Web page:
With the King Abdullah City for Atomic & Renewable Energy’s (KA-Care’s) obituary effectively written in March 2015, the news that the renewables body had started work on a 3.5GW scheme of solar, wind and waste-to-energy projects was unexpected.

Consultants invited to bid were initially surprised by the revival of a client that had been inactive for several years and had never procured a scheme.

KA-Care was thought to be sidelined after King Salman bin Abdulaziz al-Saud ascended to the throne, in favour of Saudi Electricity Company (SEC). Now, SEC’s 50MW solar independent power projects (IPPs) look like a pilot project for KA-Care’s large-scale renewables scheme.

However, many of the same issues highlighted when commenting on KA-Care’s lack of progress in 2015 are still valid.

KA-Care is an untested institution, and its procurement and decision-making capabilities are nascent. It is unclear how it will interact with SEC, which is the offtaker and equity investor in previous Saudi IPPs, and other government bodies, to push ahead with its projects.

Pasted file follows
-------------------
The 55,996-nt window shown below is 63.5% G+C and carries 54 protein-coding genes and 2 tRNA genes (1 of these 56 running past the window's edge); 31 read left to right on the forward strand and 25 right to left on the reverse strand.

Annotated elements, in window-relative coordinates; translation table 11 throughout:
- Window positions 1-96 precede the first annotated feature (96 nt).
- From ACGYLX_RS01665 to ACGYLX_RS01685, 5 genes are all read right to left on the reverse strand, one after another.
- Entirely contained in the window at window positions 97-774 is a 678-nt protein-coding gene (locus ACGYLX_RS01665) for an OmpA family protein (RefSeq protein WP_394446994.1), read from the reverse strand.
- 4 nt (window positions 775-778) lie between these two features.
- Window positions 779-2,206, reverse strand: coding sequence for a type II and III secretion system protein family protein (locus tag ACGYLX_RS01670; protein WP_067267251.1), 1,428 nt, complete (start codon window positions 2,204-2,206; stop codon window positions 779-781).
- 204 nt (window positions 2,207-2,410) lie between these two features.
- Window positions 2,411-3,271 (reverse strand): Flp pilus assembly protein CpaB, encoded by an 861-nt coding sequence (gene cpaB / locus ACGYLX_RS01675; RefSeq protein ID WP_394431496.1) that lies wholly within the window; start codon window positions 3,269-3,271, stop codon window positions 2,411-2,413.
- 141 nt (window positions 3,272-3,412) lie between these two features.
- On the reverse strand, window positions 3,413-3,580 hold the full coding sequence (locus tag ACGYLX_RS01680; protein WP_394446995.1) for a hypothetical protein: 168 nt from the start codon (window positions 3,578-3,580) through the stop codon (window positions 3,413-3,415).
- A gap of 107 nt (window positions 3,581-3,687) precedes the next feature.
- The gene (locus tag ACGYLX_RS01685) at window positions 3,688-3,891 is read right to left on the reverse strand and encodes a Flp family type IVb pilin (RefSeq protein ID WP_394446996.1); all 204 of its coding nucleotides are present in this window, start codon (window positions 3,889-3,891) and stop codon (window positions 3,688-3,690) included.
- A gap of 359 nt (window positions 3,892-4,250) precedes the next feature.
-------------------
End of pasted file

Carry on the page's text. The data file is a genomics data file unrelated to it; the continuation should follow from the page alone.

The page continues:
The first step is to appoint advisers to clarify the structure and procurement methods of KA-Care’s new programme. The client may be able to outsource most of the expertise to its consultants, at least for early schemes.

A capacity of 3.5GW is also a much more achievable goal for KA-Care than 54GW, while the cost of renewable energy has fallen dramatically since the initiative was launched in 2013. The intense focus on the 2020 National Transformation Plan, which includes a 3.5GW renewables target, also bodes well.

After several years of disappointments, Saudi Arabia is once again the most exciting market in the Middle East for renewable energy.